TEXAS ETHICS COMMISSION
ETHICS ADVISORY OPINION NO. 368
May 9, 1997
Whether a judge may accept an offer from the sponsor of a legal seminar to allow the judge to attend the seminar at no cost. (AOR-405)
A judge has asked whether he may accept an offer from the sponsor of a legal seminar to allow the judge to attend the seminar at no cost. The questions raised are whether acceptance of such an offer is permissible under the Judicial Campaign Fairness Act and also under section 36.08 of the Penal Code.
In 1995 the Texas Legislature adopted the Judicial Campaign Fairness Act as part of the Texas campaign finance law. S.B. 94, Acts 1995, 74th Leg., ch. 763. The Judicial Campaign Fairness Act limits the time period during which a judge may accept campaign or officeholder contributions.1 Elec. Code § 253.153. The question here is whether providing a judge the opportunity to attend a legal seminar at no cost would be an officeholder contribution and therefore impermissible outside of the period during which a judge may accept officeholder contributions.
An "officeholder contribution" is a contribution to an officeholder that is offered or given with the intent that it be used to defray expenses that are (1) incurred by the officeholder in performing a duty or engaging in an activity in connection with the office and (2) not reimbursable with public money. Id. § 251.001(4). We assume that in many cases a judge attends a legal seminar because the seminar is related to the performance of his or her judicial duties. See generally Ethics Advisory Opinion Nos. 279, 247 (1995). In such a case, attendance at the legal seminar is an activity in connection with the judges office. Providing a judge the opportunity to attend a legal seminar at no cost is not an officeholder contribution to the judge, however, if the expenses defrayed would otherwise be "reimbursable with public money."
The judge requesting this opinion states that if he paid a fee to attend the seminar in question, the fee would be reimbursable with county funds. Because the cost of attending the seminar would be reimbursable with public funds, the seminar sponsors waiver of the fee is not an officeholder contribution to the judge.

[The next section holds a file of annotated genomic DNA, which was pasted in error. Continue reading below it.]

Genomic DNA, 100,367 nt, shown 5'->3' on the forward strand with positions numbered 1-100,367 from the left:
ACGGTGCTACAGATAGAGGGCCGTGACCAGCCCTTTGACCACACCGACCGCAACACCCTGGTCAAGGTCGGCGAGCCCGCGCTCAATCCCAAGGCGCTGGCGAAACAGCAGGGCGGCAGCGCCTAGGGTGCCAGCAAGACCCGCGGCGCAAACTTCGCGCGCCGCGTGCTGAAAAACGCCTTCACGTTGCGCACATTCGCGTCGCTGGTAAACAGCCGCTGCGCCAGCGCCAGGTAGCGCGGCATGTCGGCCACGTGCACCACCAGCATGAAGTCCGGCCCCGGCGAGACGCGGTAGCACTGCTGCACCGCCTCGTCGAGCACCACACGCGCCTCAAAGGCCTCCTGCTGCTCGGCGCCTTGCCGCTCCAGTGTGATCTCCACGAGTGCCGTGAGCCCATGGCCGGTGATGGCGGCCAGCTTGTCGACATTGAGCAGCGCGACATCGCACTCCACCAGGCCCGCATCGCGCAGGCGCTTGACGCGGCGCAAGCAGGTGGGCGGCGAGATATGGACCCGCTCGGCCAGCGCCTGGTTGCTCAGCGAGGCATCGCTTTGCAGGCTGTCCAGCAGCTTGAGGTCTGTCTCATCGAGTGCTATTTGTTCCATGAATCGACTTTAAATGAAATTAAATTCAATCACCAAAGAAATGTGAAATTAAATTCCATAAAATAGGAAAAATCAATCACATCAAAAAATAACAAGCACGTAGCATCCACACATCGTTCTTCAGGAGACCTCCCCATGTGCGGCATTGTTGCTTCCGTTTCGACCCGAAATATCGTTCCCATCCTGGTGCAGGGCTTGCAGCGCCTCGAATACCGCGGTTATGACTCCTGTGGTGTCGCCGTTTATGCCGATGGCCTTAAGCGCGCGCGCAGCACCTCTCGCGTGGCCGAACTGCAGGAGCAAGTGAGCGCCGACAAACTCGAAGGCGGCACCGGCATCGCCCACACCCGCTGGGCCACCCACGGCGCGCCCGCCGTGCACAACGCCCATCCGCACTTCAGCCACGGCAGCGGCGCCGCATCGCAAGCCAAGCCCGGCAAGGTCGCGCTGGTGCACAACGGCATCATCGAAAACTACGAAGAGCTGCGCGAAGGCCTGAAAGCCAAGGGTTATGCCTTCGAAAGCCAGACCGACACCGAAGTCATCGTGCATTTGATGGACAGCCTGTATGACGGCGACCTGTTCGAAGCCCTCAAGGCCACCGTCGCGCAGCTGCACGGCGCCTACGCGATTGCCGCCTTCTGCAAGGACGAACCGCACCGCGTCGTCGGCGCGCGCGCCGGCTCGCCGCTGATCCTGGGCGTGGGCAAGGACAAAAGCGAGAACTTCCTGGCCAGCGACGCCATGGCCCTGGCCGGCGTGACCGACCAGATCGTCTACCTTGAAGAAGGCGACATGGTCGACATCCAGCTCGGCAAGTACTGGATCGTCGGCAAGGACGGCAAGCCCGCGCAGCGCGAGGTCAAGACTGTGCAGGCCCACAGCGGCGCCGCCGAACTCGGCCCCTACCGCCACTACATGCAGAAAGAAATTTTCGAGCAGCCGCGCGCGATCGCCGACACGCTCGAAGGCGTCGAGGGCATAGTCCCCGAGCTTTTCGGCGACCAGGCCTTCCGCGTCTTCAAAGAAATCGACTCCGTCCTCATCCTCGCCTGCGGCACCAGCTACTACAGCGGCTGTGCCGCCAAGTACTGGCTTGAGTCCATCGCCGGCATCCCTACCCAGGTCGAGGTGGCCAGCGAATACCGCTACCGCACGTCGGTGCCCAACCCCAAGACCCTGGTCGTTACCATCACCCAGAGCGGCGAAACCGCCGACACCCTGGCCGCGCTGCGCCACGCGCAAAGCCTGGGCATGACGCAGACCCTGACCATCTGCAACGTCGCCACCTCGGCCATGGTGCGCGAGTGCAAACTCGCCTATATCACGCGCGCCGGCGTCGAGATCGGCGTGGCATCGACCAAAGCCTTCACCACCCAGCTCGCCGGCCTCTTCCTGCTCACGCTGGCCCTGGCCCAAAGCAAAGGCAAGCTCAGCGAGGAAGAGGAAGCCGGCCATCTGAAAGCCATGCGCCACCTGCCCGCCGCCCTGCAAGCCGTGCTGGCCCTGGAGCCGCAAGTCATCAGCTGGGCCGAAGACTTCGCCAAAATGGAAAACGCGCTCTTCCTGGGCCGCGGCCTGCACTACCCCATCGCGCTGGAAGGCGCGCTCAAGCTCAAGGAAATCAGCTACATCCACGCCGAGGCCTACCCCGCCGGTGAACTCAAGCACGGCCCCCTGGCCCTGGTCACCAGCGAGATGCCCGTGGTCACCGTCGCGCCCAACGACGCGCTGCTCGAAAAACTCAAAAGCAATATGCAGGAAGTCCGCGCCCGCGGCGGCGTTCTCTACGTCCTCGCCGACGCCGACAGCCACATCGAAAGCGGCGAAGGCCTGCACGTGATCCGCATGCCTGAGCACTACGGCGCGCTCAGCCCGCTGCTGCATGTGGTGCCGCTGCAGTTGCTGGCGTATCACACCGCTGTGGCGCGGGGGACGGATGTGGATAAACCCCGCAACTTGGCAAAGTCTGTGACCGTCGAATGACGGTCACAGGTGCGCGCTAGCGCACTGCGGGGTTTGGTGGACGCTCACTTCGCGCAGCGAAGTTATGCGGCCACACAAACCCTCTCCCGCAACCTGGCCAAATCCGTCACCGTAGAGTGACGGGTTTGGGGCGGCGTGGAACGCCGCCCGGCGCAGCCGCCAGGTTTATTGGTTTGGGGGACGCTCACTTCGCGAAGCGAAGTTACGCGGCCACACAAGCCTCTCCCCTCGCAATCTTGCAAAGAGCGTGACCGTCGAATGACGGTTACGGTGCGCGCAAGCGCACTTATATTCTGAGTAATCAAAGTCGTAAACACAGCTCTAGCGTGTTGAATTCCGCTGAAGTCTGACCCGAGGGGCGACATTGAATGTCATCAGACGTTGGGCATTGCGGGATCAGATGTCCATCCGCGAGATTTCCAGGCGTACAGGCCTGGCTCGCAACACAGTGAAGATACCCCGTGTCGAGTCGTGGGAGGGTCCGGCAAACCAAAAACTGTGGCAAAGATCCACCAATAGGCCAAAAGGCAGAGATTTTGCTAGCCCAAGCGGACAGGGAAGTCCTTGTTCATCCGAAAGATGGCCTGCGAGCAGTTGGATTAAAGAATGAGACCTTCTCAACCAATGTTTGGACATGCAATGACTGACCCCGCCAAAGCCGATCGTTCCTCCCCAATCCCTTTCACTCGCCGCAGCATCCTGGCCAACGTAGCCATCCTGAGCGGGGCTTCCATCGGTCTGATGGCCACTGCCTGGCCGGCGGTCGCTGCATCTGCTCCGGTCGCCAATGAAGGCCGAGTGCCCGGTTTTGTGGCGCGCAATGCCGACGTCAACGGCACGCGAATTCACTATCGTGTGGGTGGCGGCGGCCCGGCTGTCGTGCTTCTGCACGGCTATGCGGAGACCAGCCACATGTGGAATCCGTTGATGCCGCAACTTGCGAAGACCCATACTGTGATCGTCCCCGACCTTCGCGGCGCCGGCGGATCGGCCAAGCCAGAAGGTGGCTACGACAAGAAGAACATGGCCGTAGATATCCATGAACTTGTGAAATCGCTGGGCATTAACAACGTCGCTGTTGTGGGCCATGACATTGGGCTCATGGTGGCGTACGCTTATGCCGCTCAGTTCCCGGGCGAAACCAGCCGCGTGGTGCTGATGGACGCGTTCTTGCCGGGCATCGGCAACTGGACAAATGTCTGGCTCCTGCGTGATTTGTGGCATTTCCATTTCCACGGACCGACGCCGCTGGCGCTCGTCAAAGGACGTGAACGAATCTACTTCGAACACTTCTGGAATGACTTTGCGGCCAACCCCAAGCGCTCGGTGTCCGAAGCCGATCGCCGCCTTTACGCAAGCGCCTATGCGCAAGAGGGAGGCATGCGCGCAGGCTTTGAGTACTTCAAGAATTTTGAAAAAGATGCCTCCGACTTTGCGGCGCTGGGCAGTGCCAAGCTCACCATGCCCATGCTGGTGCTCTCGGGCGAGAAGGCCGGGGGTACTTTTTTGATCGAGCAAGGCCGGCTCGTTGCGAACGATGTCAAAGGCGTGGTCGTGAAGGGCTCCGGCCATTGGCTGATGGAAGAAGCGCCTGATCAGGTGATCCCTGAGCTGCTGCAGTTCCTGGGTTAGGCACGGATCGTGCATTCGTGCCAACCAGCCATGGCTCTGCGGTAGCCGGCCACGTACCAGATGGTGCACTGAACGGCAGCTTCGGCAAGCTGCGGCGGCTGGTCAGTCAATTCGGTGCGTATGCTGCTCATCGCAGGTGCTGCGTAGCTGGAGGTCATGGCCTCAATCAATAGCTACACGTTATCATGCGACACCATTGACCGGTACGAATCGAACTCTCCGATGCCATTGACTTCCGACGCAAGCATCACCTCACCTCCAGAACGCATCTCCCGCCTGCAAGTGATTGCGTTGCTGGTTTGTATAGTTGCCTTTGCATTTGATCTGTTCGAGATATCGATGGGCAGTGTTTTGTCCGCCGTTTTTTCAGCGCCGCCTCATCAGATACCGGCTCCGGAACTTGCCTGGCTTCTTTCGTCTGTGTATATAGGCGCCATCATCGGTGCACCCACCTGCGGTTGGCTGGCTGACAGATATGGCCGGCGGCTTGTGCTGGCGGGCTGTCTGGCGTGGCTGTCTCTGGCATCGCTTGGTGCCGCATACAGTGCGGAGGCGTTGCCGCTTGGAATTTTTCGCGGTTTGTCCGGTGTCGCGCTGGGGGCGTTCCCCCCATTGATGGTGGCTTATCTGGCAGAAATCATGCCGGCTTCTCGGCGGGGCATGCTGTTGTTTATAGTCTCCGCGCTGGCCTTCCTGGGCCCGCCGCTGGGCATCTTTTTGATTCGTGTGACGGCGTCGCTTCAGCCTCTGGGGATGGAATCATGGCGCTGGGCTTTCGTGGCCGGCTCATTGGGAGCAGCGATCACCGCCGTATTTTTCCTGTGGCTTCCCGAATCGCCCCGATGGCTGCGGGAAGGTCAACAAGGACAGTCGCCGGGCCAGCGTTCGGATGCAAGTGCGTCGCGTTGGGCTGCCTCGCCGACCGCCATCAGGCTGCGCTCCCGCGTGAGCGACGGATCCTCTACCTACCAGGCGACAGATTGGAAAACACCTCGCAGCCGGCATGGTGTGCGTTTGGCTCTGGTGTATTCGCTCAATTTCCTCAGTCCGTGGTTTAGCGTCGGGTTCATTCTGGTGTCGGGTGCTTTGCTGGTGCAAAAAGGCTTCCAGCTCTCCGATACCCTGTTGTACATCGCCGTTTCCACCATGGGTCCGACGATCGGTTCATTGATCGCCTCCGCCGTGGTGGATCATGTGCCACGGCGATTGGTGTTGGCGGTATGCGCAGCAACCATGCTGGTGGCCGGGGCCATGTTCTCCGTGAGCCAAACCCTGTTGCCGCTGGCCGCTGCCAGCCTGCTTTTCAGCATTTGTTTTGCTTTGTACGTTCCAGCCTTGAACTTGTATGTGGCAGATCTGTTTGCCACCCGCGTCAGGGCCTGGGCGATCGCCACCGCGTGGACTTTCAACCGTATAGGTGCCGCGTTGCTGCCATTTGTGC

The judge also asks whether acceptance of the seminar sponsors offer is permissible under section 36.08 of the Penal Code, which prohibits public servants from accepting benefits in various circumstances. Because the judge would be entitled to reimbursement from the county for the cost of attending the seminar, we do not think the waiver of fee is a benefit to the judge.2 Therefore, the waiver is not prohibited under section 36.08 of the Penal Code.
A waiver of a seminar fee is not an officeholder contribution for purposes of title 15 of the Election Code nor is it a benefit for purposes of section 36.08 of the Penal Code if the fee would otherwise be reimbursable from county funds.
1 The Judicial Campaign Fairness Act applies to justices of the supreme court, judges of the court of criminal appeals, justices of courts of appeals, district judges, statutory county court judges, and statutory probate court judges as well as to candidates for those positions. See Elec. Code § 253.151.
2 The judge asks whether the "guest " exception in Penal Code section 36.10(b) would be applicable here. Section 36.10 sets out various exceptions to the prohibitions on benefits in section 36.08. Section 36.10(b) allows a public servant to accept food, lodging, transportation, or entertainment "as a guest " if the public servant complies with any applicable reporting requirement. That exception applies only to the acceptance of benefits in the form of food, lodging, transportation, or entertainment, however, and would not apply to the acceptance of a benefit in the form of a fee waiver.